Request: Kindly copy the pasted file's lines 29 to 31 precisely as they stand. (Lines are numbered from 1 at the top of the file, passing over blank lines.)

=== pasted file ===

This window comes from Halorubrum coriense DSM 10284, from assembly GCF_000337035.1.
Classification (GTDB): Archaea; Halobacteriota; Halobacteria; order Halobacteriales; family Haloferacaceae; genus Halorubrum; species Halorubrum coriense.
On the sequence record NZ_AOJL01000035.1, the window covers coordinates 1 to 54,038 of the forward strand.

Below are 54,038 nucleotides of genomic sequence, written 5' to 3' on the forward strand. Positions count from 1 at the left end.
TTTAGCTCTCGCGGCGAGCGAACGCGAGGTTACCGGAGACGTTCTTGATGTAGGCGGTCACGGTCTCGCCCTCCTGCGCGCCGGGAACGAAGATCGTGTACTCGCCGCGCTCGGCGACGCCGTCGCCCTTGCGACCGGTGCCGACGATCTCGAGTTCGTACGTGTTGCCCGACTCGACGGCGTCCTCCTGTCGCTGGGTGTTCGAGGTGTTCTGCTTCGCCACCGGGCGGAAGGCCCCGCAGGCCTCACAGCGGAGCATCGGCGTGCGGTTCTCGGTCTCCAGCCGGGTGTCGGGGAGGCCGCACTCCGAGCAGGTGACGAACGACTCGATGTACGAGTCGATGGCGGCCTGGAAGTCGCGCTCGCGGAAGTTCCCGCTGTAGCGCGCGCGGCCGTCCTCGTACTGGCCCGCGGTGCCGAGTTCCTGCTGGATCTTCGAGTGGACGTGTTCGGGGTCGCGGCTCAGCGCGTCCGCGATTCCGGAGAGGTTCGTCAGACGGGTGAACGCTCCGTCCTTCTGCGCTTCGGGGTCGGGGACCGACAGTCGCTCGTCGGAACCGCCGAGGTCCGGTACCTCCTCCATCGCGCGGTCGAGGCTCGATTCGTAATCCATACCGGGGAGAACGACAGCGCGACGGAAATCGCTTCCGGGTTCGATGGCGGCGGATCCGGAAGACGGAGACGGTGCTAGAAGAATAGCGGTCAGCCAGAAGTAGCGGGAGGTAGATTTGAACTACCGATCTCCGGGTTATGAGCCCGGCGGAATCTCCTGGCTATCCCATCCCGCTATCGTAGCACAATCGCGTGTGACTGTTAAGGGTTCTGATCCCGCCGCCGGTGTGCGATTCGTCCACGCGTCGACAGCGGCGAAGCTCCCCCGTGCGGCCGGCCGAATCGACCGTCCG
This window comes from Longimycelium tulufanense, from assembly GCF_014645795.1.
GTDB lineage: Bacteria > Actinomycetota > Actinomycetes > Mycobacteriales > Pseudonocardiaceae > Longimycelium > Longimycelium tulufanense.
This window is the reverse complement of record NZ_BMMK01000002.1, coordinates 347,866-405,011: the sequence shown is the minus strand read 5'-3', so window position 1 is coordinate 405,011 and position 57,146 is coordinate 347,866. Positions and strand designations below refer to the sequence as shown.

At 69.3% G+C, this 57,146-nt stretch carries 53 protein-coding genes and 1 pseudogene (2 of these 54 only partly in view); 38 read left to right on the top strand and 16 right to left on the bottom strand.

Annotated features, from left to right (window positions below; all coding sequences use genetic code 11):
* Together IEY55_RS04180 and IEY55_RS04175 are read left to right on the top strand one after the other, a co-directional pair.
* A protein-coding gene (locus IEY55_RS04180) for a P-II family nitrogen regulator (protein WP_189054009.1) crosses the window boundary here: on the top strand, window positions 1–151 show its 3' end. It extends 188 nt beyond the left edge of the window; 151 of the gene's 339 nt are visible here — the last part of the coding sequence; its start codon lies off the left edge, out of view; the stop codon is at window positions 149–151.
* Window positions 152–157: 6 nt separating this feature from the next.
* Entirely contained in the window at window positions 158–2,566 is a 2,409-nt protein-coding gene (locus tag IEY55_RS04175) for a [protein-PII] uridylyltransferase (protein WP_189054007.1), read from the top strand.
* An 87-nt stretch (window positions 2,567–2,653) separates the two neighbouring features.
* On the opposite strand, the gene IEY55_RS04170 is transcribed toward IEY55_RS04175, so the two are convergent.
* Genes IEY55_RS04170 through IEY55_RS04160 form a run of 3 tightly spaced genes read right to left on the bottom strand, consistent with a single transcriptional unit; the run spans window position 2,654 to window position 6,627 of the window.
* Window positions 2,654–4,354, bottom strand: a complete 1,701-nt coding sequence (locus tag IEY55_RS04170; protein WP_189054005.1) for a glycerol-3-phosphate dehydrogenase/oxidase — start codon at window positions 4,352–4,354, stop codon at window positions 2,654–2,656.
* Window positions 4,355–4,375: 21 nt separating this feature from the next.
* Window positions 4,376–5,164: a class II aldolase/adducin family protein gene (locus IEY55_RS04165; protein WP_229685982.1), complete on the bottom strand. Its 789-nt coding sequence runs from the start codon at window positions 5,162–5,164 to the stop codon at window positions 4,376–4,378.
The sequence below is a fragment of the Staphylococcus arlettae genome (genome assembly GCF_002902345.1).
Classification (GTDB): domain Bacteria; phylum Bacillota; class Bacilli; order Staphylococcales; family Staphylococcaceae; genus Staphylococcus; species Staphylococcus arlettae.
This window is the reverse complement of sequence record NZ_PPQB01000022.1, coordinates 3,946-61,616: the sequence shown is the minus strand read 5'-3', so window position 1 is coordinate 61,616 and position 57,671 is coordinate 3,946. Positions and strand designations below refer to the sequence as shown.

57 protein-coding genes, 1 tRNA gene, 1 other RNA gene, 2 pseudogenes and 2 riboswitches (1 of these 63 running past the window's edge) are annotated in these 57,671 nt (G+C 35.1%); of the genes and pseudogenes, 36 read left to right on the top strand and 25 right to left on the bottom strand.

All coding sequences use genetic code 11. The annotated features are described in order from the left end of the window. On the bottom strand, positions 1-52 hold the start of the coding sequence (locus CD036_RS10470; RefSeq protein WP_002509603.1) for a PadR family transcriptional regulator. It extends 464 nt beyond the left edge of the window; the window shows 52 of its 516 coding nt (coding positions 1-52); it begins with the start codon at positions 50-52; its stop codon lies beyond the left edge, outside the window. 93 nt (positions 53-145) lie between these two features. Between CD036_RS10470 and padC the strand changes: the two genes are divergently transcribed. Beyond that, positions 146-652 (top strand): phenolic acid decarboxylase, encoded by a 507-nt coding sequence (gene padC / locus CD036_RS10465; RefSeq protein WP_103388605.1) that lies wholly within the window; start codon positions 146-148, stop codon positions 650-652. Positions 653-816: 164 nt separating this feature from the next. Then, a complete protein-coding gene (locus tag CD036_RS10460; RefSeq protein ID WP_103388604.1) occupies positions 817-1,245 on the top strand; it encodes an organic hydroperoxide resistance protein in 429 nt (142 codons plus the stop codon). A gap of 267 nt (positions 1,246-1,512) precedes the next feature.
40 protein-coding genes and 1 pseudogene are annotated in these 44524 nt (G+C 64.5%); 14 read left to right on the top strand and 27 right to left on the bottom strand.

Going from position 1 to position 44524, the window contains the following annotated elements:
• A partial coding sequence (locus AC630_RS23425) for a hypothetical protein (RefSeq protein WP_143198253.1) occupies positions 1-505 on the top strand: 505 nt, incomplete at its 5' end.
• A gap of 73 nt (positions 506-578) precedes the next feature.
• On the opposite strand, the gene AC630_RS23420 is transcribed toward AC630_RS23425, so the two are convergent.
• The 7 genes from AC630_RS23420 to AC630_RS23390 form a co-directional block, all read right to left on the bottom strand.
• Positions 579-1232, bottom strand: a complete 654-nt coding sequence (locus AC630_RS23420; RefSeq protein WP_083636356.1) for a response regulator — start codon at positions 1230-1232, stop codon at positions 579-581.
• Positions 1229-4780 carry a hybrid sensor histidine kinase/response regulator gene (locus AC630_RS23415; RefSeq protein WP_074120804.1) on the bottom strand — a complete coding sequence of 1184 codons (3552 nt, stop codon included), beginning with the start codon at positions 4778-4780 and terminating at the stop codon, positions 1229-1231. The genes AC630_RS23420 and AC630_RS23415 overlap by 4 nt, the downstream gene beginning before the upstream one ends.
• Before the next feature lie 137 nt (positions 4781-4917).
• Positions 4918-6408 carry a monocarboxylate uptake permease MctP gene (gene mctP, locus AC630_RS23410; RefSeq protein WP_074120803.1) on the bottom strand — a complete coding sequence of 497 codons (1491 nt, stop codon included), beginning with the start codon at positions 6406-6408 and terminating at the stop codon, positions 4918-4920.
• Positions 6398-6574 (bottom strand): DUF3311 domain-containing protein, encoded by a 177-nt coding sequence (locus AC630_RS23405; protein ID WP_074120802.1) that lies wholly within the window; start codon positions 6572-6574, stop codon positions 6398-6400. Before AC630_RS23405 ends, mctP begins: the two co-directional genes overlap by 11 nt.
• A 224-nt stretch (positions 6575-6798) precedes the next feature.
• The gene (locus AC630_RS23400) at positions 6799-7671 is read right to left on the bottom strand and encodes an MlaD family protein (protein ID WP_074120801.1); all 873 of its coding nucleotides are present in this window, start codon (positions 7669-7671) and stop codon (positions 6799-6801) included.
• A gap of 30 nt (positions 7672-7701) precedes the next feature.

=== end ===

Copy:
• A gap of 73 nt (positions 506-578) precedes the next feature.
• On the opposite strand, the gene AC630_RS23420 is transcribed toward AC630_RS23425, so the two are convergent.
• The 7 genes from AC630_RS23420 to AC630_RS23390 form a co-directional block, all read right to left on the bottom strand.